Bert’s leadership efforts lead to the formation of the Flood Zone Justice Association (FZJA). Bert, in close consultation with a five-member Executive Committee of local residents, helped heighten and focus neighborhood awareness of these important health, safety and welfare flood-risk issues, and raised funds through voluntary membership donations to retain and assist legal counsel and to keep floodplain residents informed.
As FZJA’s first president, Bert, led local neighborhood advocacy efforts in the fight against FEMA’s incorrect preliminary SFHA maps, first at City Hall, then the County Board of Supervisors, and ultimately in FEMA’s Region IX HQ in Oakland, and FEMA’s national headquarters in Washington, D.C.
In response to collaborative local efforts spearheaded by FZJA, which were supported by elected officials and staff in the City of Oxnard and the County of Ventura, in January 2010 FEMA issued a “Letter of Map Revision (LOMR)” which rescinded their incorrect preliminary SFHA map. FEMA also committed to working closely with local city and county flood protection professionals, and the Oxnard community of interest, to complete further detailed studies of the actual flood risk in this area of the Santa Clara River.
The FZJA fight has put the neighborhood spotlight on serious technical deficiencies and mapping equity problems with FEMA’s one-size-fits-all national one-dimensional flood-risk mapping methodologies. And the FZJA was instrumental in ensuring that the local Oxnard community, in partnership with its elected officials, maximized our collective local advocacy voice in both Oakland and Washington, D.C.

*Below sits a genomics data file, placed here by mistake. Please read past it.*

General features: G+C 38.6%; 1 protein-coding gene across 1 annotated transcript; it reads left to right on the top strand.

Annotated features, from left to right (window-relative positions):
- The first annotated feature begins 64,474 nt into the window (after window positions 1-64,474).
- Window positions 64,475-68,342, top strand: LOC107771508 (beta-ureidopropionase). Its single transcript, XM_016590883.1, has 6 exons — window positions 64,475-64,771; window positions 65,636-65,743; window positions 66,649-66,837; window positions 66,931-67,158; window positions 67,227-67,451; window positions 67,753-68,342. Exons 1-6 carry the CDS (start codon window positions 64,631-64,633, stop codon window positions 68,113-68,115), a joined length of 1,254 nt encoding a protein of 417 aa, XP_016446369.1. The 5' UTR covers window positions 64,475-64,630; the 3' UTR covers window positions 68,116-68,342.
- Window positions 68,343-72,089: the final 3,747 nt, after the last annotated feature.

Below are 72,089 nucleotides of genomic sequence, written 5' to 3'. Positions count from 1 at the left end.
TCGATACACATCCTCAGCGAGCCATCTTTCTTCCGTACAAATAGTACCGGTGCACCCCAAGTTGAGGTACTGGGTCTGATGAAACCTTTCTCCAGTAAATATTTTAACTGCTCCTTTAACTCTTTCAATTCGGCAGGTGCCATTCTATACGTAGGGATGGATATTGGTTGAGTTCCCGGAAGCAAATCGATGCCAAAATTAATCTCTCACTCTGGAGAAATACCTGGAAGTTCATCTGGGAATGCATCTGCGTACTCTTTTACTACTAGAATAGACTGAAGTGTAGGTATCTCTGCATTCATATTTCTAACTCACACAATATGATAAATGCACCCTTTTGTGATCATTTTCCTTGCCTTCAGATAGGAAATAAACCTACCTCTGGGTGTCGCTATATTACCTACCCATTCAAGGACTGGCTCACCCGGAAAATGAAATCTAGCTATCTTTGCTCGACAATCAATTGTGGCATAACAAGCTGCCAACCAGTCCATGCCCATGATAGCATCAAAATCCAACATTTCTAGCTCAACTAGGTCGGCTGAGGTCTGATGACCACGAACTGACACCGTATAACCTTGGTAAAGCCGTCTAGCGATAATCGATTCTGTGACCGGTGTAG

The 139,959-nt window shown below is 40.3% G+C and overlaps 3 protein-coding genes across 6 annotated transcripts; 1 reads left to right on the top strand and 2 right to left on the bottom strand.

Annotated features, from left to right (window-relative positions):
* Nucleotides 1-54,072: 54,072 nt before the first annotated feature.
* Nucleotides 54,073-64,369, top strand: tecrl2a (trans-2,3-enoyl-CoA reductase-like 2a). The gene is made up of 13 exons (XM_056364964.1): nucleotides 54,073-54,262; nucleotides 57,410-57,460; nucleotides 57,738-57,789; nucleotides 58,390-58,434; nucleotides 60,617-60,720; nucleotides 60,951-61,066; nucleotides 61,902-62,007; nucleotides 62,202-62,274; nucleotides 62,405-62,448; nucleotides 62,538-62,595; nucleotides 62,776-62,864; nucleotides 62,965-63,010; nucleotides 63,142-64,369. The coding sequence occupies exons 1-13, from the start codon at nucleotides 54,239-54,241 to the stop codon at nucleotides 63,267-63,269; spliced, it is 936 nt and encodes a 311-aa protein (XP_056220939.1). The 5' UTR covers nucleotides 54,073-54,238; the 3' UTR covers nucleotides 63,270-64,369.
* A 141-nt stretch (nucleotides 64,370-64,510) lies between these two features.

Bert believes that effective service on the City Council requires elected members to: (1) study and ask City staff clear, direct and sometimes tough questions, (2) hold staff strictly accountable for their answers, attitudes, and actions responding to those questions, and (3) ultimately oversee staff’s performance of work deliverables to a successful conclusion.
And Bert believes that council members can’t formulate quality questions on behalf of their Oxnard constituents when city staff “jams” them at the last minute with incomplete staff reports that gloss over such questions and give council members insufficient time to read and digest the issues contained such reports.
That is why he’s proposing changes in the way the city conducts its business, including improved and transparent communication between city staff and the public, consistent and impartial professional decision-making regarding city funded projects, full-disclosure of the true fiscal status of the city, and early-neighborhood review and engagement regarding future development, as well as maintaining a consistent level of truth and accountability from all city officials.
It’s been said time and time again in politics that the squeaky wheel gets the grease. But the truth is all Oxnard residents deserve equal access to city services, even if people are not able to be present at every city meeting where decisions are made.
Oxnard is undergoing a change in its leadership and that transition continues with Bert as your next councilmember. Bert Perello will be a clear, strong voice effectively articulating the public’s questions and fighting for honest answers, on the Oxnard City Council.